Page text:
the original state of environmental pollution in Pancevo was high,
though the bombing had worsened it. The effects of the "black rain" in
Pancevo, when burning factory fires sent pollutants and chemicals into
the air, had now passed, he said. "We've had some very worrying
findings, but in some sites where there was a lot of worry we found
nothing," he said. He said the initial findings did not show an
increased level of radioactivity from any bombs containing depleted
uranium, as was feared. But he noted there might be other consequences
from trace elements that still need to be examined. And in Nis, for
example, local fears about depleted uranium and the leakage of PCB's
into the ground and ground water proved unfounded, he said. In Bor, at
a copper factory, the problems are worsened by a lack of electricity
to run equipment that would stabilize sulfur or run pumping stations,
and so sulfur dioxide is being emitted into the air, causing acid rain
and likely traveling across borders. NATO countries are divided on how
much and what kind of help to provide Yugoslavia. The United States
has refused to consider any reconstruction aid while President
Slobodan Milosevic is in power, saying it will provide only relief
assistance. The European Union is urging broader aid to repair the
electrical system before the winter. But Washington has begun to
discuss how to get aid to individual cities, especially those run by
the opposition to Milosevic, and Pancevo and Kragujevac both are
opposition-run. In general, Haavisto danced carefully around the
political issues, stressing that the report of the U.N. team would be
given to Secretary-General Kofi Annan in about a month, after more
detailed laboratory tests and evaluation. Haavisto said that the
Yugoslav authorities were helpful and the team, which also went to
Novi Sad, Kraljevo, and Prahavo, visited any site he chose except for
those in Kosovo where land mines remain. Predrag S. Polic, a chemistry
professor at Belgrade University, praised the team for its dedication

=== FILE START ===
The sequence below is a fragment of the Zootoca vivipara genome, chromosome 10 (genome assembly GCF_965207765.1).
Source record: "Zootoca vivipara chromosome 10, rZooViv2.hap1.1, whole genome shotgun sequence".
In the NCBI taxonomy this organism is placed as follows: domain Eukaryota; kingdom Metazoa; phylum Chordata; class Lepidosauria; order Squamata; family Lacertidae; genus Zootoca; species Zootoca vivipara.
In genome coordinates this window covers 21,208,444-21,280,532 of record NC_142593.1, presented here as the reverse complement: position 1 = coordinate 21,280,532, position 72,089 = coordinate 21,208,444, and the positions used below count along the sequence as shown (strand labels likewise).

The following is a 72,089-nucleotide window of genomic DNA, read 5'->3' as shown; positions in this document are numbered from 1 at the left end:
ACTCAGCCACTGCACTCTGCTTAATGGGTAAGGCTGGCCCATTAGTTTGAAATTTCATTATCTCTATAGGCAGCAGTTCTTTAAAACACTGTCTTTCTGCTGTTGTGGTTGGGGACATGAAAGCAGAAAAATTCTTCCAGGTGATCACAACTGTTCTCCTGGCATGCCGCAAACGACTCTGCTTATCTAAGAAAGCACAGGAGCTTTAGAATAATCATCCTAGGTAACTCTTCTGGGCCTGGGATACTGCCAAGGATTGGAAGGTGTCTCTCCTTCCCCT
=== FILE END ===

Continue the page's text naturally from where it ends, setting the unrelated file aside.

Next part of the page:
and patience. "There is a lot of anxiety and emotions because of the
war and a lot of fear about health, and I hope things will improve,"
he said. "The hot spots are very bad, but large areas are only
temporarily affected." Given Yugoslavia's climate, with wind, rain,
rivers and vegetation, "self-purification here is good," Polic said.
"It's not like Iraq." Related Sites 

These sites are not part of The New York Times on the Web, and The
Times has no control over their content or availability. United


Telegraph, July 28, 1999
UN denies bombing led to pollution  catastrophe
By David Graves in Pancevo

                        YUGOSLAV government claims that it faces an
                        environmental catastrophe caused by Nato
                        bombing were rejected by the United Nations

                        It said several areas of severe pollution had
                        existed before the bombing began. Some had
                        been worsened by the bombing of industrial
                        areas where toxic waste needed to be treated
                        urgently. This should be included in a
                        programme of humanitarian aid that the West
                        had agreed to give to Belgrade, the UN said.

                        The main areas of damage were found at the
                        Pancevo industrial complex, 10 miles from
                        Belgrade, and in Kragujevac, where the Zastava
                        car factory was bombed, said scientists from
                        the UN Environment Programme.

                        Sulphur dioxide was leaking into the
                        atmosphere from a copper plant at Bor because
                        of a shortage of electricity and could cause
                        acid rain in neighbouring countries, they
                        added. But the pollution had started before
                        the bombing and had only been worsened by it.

                        The 17-strong UN team, which includes two
                        Britons, spent 10 days carrying out tests at
                        oil refineries, chemical plants and factories
                        hit by Nato to see what, if any, long-term
                        environmental damage had been caused.

                        Soil and water samples were analysed for toxic
                        compounds such as dioxins and PCBs at mobile
                        laboratories the team had taken to Yugoslavia
                        or removed for longer-term analysis by UN
                        scientists outside the country.